When Democracies Lose Their Loveliness
Success and inertia might prop up democracy for a few decades, but long-term legitimacy requires something deeper.
Welcome to a Wisdom of Crowds "Debate." The goal is to explore why we believe the things we believe, working through the tensions and contradictions in real time. We would love to have you take part, and hear from you in the comments! Editor-at-large Samuel Kimbriel begins, Damir responds.
Having spent a fair amount of time around you, Damir, in the last year (in the context of our “secret reading cabal”), I’d like to take a stab at stating what I call the Marusic Paradox. It goes something like this: rulers should be scrupulously attentive to what their people value in order to build and maintain power, even though they (the rulers) know that there is no actual weight to those values.
If I have that right, I take it to be a paradox because it heightens both extremes. On the one hand, it is insistent that one of the most important and ineliminable facts about our species is our constant attachment to meaning-making, to grounding ourselves in reality, to looking for a broader story. On the other hand, it is confident that it is justified in deflating all of those overwrought truth-claims.
While I have my objections to this principle, I bring it up here because I think it is actually very useful in drawing attention to one of the most tangled questions about democratic theory: How do democracies gain their legitimacy? The undergraduate answer here is always “the people.” Sovereignty is not simply inherited, nor bestowed by divine gift, but is vested within the population. This initially sounds fairly straight-forward, and perhaps echoes of something like the humanism I would advocate.
It’s not easy, however, to see what it means in practice. Perhaps popular sovereignty just is a claim for majoritarianism—strength of numbers wins. If enough of the population can register their preference, then that policy or government is legitimate. For most modern audiences, however, this isn’t enough as we are also concerned with protecting minorities against certain sentiments in the majority.
Other answers—the logic of representation, focus on structural integrity—are familiar but also seem to be breaking down. People seem to want to distrust the system, often even in the face of evidence regarding its reliability.
The narrative about why democracy is legitimate is in trouble. So here’s the question: What is at stake in this question of legitimacy? Where are we when a system loses the power to convincingly articulate its metaphysical story?
The answer to your question about stakes, Sam, is simple enough: “Everything is ultimately at stake.” Maybe, as Ross Douthat suggests in his most recent book on decadence, we can and will muddle along in this morass for quite a while. But I’m not so certain that’s true. Or, perhaps better put, I’m worried that it’s not true. I’m not sure that we have collectively thought very hard about what democratic legitimacy derives from. And in being too glib about it, in thinking that all we need to sustain a democratic polity is an adherence to (also poorly articulated) universal values such as “equality” and “fairness,” we are perhaps inadvertently trampling its remaining vestiges underfoot.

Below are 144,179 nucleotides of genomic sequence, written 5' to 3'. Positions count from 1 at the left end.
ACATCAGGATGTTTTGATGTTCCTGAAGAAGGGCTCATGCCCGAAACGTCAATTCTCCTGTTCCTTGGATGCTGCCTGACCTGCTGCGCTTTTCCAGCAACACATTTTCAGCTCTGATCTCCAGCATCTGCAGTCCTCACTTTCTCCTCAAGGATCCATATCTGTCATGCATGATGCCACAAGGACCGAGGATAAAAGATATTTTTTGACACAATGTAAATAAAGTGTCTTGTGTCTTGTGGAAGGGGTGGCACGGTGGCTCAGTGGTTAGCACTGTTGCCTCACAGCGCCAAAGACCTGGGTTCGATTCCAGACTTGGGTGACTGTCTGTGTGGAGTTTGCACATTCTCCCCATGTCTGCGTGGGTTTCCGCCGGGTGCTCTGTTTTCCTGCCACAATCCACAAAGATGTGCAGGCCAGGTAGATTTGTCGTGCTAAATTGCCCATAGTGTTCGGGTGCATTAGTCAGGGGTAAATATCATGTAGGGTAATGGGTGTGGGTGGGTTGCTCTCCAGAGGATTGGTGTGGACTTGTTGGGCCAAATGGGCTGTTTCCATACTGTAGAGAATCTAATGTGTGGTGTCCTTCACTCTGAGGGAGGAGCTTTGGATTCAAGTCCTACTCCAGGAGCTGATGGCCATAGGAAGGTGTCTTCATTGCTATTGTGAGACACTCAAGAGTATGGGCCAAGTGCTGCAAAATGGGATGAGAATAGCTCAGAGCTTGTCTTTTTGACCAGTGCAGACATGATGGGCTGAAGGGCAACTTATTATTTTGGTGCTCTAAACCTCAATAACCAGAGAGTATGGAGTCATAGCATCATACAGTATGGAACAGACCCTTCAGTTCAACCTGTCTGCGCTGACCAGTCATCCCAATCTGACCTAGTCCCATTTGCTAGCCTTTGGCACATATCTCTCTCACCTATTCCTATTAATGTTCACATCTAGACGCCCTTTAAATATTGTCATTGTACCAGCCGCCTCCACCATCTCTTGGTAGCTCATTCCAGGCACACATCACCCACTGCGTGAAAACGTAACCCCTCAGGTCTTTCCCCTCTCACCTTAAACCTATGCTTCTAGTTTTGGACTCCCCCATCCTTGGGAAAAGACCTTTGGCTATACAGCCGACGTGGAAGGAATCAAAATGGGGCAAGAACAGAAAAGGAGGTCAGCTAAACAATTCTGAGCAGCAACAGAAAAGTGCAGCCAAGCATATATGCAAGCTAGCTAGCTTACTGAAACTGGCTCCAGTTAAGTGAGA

Let me be clear on this point, because I think you might be ascribing to me a certain kind of college freshman glibness of my own: “equality” and “fairness” are in fact important values, and there is much to suggest that as human beings, we feel their innate pull from an early age. In that sense, these values are arguably “universal,” and even a fundamental driver of human behavior. But there is a huge leap from acknowledging both these things to be true to arguing that they are sufficient for the cohesion of a polity—especially a democratic polity.
(I’m oversimplifying by somewhat arbitrarily singling out “equality” and “fairness” as the principles that most modern Western democrats see as foundational for their societies. The list is longer and woolier, and there is no consensus on what it contains. But there is a sense that a certain set of “universal values” are sufficient, and that this is what binds “us” and legitimates our regimes.)
It seems obvious to me that the legitimacy of any regime is dependent on the actions of its leaders, its elites—or its “rulers,” as you put it above. We say that elites need to constantly earn the trust of the people in order to retain their power. But that’s all too simplistic. If they are to be successful, they need to enchant the process of ruling in such a way that the legitimacy of the system is sustained. And doing so is a lot more than just paying lip service to “universal values,” which for almost all American presidents up to but not including Donald Trump was second nature.
Donald Trump’s lapse in rhetoric is not the problem. The inability to enchant had already faltered, even under the gifted orator Obama. It’s telling, however, that as we now struggle to recover, we are clutching ever more tightly at these childhood values even as the ground slips out from under us.
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